Shilpy Chatterjee (11:29):
We were trying to call our clients and it was a male person, a man’s voice was answering the phone. So for some time we were not able to have the normal conversation or interaction with that client. And we knew that the abuse is increasing because whenever they could, they would text us. Only a few times they could actively speak with us. And also the fear, the fear of contracting the virus was so much that they wouldn’t call 911, because this meant that they’re letting in some police officers in the home and it was a risk. And what if those officers take them to the hospital, that was again, a risk. And what if those, they were required to move into shelter. That was a risk. And that continues to be a risk. So all of these things, we’re just adding to all the challenges, which our survivors already faced, then schools will close.
Shilpy Chatterjee (12:26):
I’m in school. There’s such a huge support for children and for families. Children can go to the school and then they can tell the teachers and the social workers about what’s happening at home. But now that the schools were closed. Users did not have that fear. I still just wait. I want to see when the school is finally re-openend, there are so many stories that these children will have to share. Are we be prepared for that? Like, do we have mental health counselors, emotional counselors who can walk the children through all that they have seen in these past one plus years. So all of this was adding to the client’s challenges. Abuse was increasing. But the problem was that we were not able to hear directly from them. So we changed the way we worked. Now we encourage the clients to WhatsApp us or text us because talking was not always possible.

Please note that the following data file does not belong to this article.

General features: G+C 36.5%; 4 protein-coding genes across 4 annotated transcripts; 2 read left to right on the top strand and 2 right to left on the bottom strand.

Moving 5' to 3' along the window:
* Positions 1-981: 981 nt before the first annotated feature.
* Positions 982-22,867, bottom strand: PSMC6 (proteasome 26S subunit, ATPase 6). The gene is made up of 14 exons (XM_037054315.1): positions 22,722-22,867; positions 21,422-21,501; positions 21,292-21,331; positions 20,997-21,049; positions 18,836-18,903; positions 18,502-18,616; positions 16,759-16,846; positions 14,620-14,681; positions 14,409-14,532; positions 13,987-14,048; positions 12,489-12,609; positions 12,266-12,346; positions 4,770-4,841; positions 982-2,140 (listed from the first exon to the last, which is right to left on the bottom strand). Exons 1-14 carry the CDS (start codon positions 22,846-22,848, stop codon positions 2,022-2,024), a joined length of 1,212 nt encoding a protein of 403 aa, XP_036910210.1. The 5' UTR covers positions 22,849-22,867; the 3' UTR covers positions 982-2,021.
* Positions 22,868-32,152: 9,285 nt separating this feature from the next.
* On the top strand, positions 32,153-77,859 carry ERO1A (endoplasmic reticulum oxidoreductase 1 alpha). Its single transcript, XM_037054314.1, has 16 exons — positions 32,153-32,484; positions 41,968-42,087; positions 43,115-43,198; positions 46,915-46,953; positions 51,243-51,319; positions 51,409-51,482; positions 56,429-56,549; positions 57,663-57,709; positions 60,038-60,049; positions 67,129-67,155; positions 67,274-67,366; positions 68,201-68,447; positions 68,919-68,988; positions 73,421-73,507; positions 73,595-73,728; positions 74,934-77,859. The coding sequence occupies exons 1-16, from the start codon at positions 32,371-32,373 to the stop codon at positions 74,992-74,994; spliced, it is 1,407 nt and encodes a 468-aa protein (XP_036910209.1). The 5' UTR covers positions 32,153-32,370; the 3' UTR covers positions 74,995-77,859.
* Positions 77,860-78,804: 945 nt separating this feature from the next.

Shilpy Chatterjee (13:25):
So we changed more than just the office, phone numbers, not all of us have personal phones, like cell phones that clients can contact us. We are FaceTiming with them too, because they haven’t seen us in so long. And just words, just speaking over the phone, one is not enough. Like we want to see each other, these are the people who share the most intimate stories with us. So we want to see them. You didn’t want to see. So all of those we did during pandemic and that made huge progress and established relationships with clients. I would also say that there was so much misinformation that was fed into our clients. Like when the pandemic started, they did not know what was going on. A lot of people said that the order of protections don’t need to be honoured anymore because the court is closed.
Shilpy Chatterjee (14:12):
So they were letting back the abusers in, they thought that orders of protections are not in effect anymore. Then the same abusers were also using court orders, like visitation orders and custody orders against the clients, because there were shelter in place orders. So they were like, okay, so we are not letting the child see you because I don’t know where the child is going. I don’t know where you live which is a risk and what if the child gets sick and then I get sick. So all those things. And still the courts are not functioning in full capacity. So there are so much that clients would want to go to the court for, maybe start the divorce proceeding or revisit the custody order, but they’re still not able to do it.